Like most here, I’m a fan of HP Lovecraft’s stories. The imagination is astounding and the description vivid and memorable. However, when I first read these tales a few years ago, I was most impressed by Lovecraft’s technical writing prowess. He had a better, more articulate command of language than many serious dramatic writers possess, and was an expert at setting up tension and conveying a mood. I’m not surprised his writings have stood the test of time far better than some of the serious, critically-praised literature of that era (Thomas Wolfe, anyone?), and will likely be enjoyed generations into the future.
However, I noticed something unusual about his works. Namely, a major indicator of their quality was the page length. Now, this was far from the only factor, and there are some exceptions. But in general, Lovecraft had a “sweet spot” for his stories, and they lost some of their power and richness when he ventured outside of it.
Let’s look at the specifics. I love The Dunwich Horror. We’re introduced to a creepy, dilapidated town, and one particularly ominous family that dwells there. A mystery is expertly weaved, whetting the audience’s appetite, but isn’t overdone. The plot proceeds at a brisk pace, building up the tension, until we finally get a memorable, shocking finale. Complete with a surprising wrinkle I didn’t see coming. Every short story writer should be required to read this.
While it adopts a more global perspective, recounting bizarre events around the world, one can say the same for the excellent The Call of Cthulhu. While there are different editions, The Dunwich Horror is around 65-70 pages and The Call of Cthulhu is 40-50 pages.
This seems to be the optimal length for a Lovecraft story. One where the description and mystery don’t have a chance of getting stale, the plot proceeds at a perfect pace, and the reader is surprised a
nd delighted by the ending. Of course, not all of Lovecraft’s stories of this length are classics; The Shunned House is decent, but not particularly memorable.
Now, let’s look at the longer, roughly 130 page The Case of Charles Dexter Ward. On the basis of imagination or premise, this work is no way inferior to the other two! There is a deep mystery considering the title character as well as an evil ancestor of his. The first 30 pages or so are fantastic. However, in the middle portion, the story gets bogged down, repeating more and more unusual circumstances around the title character. And of a very similar nature to what we had already read in dozens of pages. At some point, the additional backstory and description stops adding to the mystery and tension, but actively detracts from it.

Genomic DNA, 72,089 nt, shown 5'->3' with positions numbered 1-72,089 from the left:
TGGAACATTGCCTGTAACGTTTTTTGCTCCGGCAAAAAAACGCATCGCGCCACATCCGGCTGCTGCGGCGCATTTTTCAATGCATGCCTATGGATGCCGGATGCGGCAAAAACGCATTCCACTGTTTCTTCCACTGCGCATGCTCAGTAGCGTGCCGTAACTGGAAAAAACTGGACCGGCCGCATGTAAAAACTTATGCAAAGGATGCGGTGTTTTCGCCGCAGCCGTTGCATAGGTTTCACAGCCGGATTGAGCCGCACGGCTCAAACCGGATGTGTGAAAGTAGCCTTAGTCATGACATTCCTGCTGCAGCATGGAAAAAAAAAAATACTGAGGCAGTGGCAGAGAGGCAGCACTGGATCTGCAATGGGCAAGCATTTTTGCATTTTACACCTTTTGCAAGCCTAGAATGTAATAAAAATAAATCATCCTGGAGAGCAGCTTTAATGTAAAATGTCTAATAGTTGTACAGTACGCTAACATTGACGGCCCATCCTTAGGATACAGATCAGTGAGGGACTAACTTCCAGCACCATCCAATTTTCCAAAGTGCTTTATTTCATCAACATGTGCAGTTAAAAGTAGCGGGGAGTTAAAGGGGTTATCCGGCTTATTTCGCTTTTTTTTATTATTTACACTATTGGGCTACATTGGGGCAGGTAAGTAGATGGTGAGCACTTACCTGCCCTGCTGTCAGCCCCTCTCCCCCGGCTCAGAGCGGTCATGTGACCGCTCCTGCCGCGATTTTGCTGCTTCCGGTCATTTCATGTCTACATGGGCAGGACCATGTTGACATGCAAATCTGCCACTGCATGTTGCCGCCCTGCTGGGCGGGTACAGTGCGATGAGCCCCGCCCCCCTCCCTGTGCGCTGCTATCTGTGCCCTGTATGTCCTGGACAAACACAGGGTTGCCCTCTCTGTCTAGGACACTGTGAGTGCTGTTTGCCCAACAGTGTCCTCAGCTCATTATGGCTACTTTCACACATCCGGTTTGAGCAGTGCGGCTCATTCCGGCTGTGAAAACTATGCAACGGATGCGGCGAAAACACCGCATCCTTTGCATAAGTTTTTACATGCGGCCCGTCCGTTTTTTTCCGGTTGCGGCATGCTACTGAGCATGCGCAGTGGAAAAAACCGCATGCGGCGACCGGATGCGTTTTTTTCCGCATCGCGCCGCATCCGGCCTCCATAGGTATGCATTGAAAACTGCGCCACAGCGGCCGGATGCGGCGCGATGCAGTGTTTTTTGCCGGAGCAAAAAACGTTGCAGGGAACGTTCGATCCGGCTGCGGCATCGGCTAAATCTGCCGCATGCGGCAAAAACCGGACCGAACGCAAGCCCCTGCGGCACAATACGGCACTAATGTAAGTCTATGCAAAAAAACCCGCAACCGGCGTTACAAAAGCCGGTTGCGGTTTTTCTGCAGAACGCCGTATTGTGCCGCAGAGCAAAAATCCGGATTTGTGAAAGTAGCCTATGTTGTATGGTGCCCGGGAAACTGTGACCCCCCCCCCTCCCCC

About 90 pages through, and with the story little different than it was 30 pages in, I’m sure every reader had figured out what the explanation was, and even what would occur. This is very different from The Dunwich Horror, and robs the conclusion of The Case of Charles Dexter Ward of its effect. Being predictable instead of surprising, it feels like a dud, doubly so with how much longer the build-up was.
Don’t get me wrong; it’s still a pretty good story I would encourage others to read. But it’s inferior to Lovecraft’s shorter, tighter stories, and I can only imagine how outstanding it might have been if edited down to half its length.
Now, finally we come to At The Mountains of Madness, the only Lovecraft story I’ve read that I didn’t care for. Which almost pains me to type, since it has a lot going for it! The imagination is tremendous and linking the cold, haunting landscape of Antarctica to the paintings of Russian mystic Nicholas Roerich highly inspired. There are some spectacular moments, and the final image of the story is particularly vivid and haunting.
Unfortunately, to get there, we have to slog through endless descriptions of the logistics of the exploratory crew. Every single aspect of the caves, landscape, provisions, plane trip, and cadavers is gleaned through, and often repeated for good measure. With the narrator remarking dozens of times about how horrifying and maddening his experience was before we have truly gotten to the meat of it. This kills the mood, making it feel like a tedious journal more than a bizarre, suspenseful, and exciting tale. When the action finally kicks in near the end, I didn’t have the same reaction I normally would.
It’s a testament to Lovecraft’s brilliance that he is still able to largely bring it back with an excellent ending. Nevertheless, with some editions listing this at over 150 pages, I believe length was a culprit.
Of course, these are my personal impressions. What say you, dear readers? Do you think Lovecraft had an ideal length for his writings, or do you believe his longer ventures suffered none of the flaws I ascribed to them? Are there other writers, particularly among pulp writers, who had a “sweet spot”?